h/t to Fr. Powell
OK, so your pastor, Fr. Hollywood, has decided to co-opt your parish’s Sunday Masses as his time to show all of your pew-sitting mouth-breathers what a hip guy he is. He changes the wording of the prayers to fit his political agenda. He writes the prayer intentions to reflect his pet-peeves and social projects. He uses the homily to berate you for not recycling, for opposing illegal immigration, and for standing outside the abortion clinic praying the rosary. Then, just to rub a little salt in the wound, he ends each Mass with the exclamation, “Go be Church!”
Any sensible Catholic would have exploded by now. Unfortunately, most Catholics are either shell-shocked by the inanity of these DIY liturgies or comfortably numb with the monotonous hum of Father’s self-serving political haranguing.
Let’s say you decide “to do something about it.” What do you do?
First, here’s what NOT to do: do not fire off an angry letter to the bishop demanding that this heretic be removed from the parish or else. Unless Father is doing something horribly illegal (molesting children, stealing money, selling drugs out of the rectory, etc.), there’s almost no chance he’s going to be replaced. There’s simply not enough priests to go around. Also, firing off an angry letter to the pastor himself will likely end with him filing the letter for further reference in the trash can.* Angry doesn’t work.
The next thing to do is to honestly examine your conscience about your motivations for wanting these abuses to stop. Do these abuses cause me serious spiritual problems? Am I wanting to be a cultural warrior and take sides in the battle? Am I being scrupulous about rule-following, or wantonly careless about following the rubrics? Do the abuses seriously damage my understanding of the faith? Am I just being a liturgy Nazi just b/c I can be? Am I pushing my personal political agenda? Am I thinking with the Church on these issues? Keep in mind: you cannot speak for anyone but yourself. You cannot complain that the inclusive pronouns or the exclusive pronouns are hurting other people’s faith. It might be true that Father’s liturgical goofiness is hurting other people, but you can’t know that; therefore, you can’t report it. And even if half the parish tells you it’s hurting them, you can’t speak for them. You can speak for you alone. I am not trying to discourage you from talking to Father about these issues. I’m encouraging you to know your motivations for wanting to do so. Be clear about those motivations lest you are tempted to pride.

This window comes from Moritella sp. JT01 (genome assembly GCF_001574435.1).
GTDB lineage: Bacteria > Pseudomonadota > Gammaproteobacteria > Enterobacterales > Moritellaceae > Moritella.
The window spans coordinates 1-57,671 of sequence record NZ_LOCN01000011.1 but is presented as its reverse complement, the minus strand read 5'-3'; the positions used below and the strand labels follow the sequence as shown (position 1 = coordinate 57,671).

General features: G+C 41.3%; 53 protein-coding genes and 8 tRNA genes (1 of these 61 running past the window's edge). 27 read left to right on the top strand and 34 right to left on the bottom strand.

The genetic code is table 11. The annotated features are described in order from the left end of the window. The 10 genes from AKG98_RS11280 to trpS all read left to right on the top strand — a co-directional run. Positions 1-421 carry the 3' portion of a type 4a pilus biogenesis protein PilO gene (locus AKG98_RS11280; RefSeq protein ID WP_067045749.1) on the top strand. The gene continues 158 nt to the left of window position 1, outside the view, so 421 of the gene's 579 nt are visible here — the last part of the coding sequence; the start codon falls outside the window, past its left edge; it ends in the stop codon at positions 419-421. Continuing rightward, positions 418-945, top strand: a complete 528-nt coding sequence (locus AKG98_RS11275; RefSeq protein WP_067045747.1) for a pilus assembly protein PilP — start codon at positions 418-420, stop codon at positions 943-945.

Here’s what you need to know before you speak up. . .everyday (probably several times a day), Father is besieged by parishioners who know how to run the parish better than he does. They are all self-appointed experts in liturgy, finance, personnel, scripture, theology, canon law, and politics. And all of them together are pulling the pastor in a hundred different directions, all making contradictory or contrasting demands for action. While you loathe the use of inclusive pronouns that reduce God to a Platonic Parent, there are three people in the parish complaining b/c he doesn’t throw out the USCCB-approved lectionary for being sexist. While you’re outraged that he uses homily time to bark at you about the evils of carbon emissions, five people are complaining b/c his last homily canonizing Al Gore forgot to elevate The One to sainthood as well. If he makes you happy, he adds eight more complaints to his calendar. Also, keep in mind that Father might actually have justifibly good reasons for what he is doing. I have very bad knees from working for five years in a violent adolescent mental hospital. It is very difficult for me to genuflect. A U.D. student respectfully asked me why I didn’t genuflect at the consecration. I explained my weird situation, and she was satisfied. Case closed.